5.3: Physiology of the Muscular SystemMuscle tissue is found in three distinct types in the body: skeletal, smooth, and cardiac. Skeletalmuscle is under voluntary control.Voluntary controlmeans a conscious decision is made to movethis type of muscle.Skeletal muscletissue allows for conscious movement of the body and limbs.Smooth muscle and cardiac muscle are underinvoluntary control, meaning contraction of thismuscle happens without a conscious decision.Smooth muscleis found within the internal organs ofthe body, such as the digestive tract and blood vessels.Cardiac muscleis only found within theheart. Under the microscope, skeletal and cardiac muscle appear to bestriatedor striped inappearance, while smooth muscle is free of striations.06:06
Figure 5.34 Histological view of the three different types of muscle tissue:Cardiac (top),skeletal (middle), and smooth (bottom).Figure 5.35 Histology of skeletal muscle tissue.Note the visible striations (striped appearance).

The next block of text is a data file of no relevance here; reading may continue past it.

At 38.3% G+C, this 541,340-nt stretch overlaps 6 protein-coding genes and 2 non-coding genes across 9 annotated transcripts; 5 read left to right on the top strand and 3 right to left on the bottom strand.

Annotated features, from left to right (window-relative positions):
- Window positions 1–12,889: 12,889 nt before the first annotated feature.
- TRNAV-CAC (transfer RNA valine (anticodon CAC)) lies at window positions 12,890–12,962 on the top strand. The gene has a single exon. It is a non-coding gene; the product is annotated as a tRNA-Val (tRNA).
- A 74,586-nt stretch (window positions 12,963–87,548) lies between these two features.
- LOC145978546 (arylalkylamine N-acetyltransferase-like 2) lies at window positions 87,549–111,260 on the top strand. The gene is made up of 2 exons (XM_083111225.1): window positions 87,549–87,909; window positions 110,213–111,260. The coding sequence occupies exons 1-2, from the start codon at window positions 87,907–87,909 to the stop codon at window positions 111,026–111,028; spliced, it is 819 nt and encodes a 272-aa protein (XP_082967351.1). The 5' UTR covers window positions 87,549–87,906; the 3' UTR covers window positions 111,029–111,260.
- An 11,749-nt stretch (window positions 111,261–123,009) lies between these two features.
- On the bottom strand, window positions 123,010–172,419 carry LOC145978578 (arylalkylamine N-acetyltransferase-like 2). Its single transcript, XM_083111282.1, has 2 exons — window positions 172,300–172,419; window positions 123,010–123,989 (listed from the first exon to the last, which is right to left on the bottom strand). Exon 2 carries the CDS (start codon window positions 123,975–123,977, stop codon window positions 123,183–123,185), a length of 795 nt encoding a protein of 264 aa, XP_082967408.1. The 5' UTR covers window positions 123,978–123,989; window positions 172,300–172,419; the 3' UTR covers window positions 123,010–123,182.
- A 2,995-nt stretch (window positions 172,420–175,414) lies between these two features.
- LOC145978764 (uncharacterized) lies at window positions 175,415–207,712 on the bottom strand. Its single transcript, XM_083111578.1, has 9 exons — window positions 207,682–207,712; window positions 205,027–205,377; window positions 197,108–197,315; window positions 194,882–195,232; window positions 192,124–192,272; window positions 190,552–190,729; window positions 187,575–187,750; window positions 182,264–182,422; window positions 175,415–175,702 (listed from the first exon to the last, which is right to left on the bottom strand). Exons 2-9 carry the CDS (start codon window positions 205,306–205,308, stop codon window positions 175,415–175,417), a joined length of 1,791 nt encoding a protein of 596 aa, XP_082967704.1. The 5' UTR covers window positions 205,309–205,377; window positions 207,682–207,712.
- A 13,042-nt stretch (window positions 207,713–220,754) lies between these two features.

Figure 5.36 Histology of smooth muscle tissue.Note there are not visible striations.Skeletal muscles, which make up over 40% of the body's weight, are attached to the skeleton bytendons, made of fibrous connective tissue.Tendonsconnect muscle to bone, whileligamentsconnect bone tissue to bone.When muscles contract, they become shorter. Muscles can only pull; they cannot push. Skeletalmuscles must work in antagonistic pairs because muscles are only able to pull in the direction of theirfiber orientation. If one muscle of anantagonistic pairbends the joint and brings the limb toward thebody (theflexor), the other one straightens the joint and extends the limb (theextensor), as shownin the figure below. The following is a review of action terminology (see Module 1) with examples ofantagonistic pairs found within the muscular system:Action Terms -Body MovementFlexion- closing of a joint,“bending”Extension- opening of a joint,“straightening”Antagonistic pair example:Flexor -biceps brachiiExtensor -triceps brachii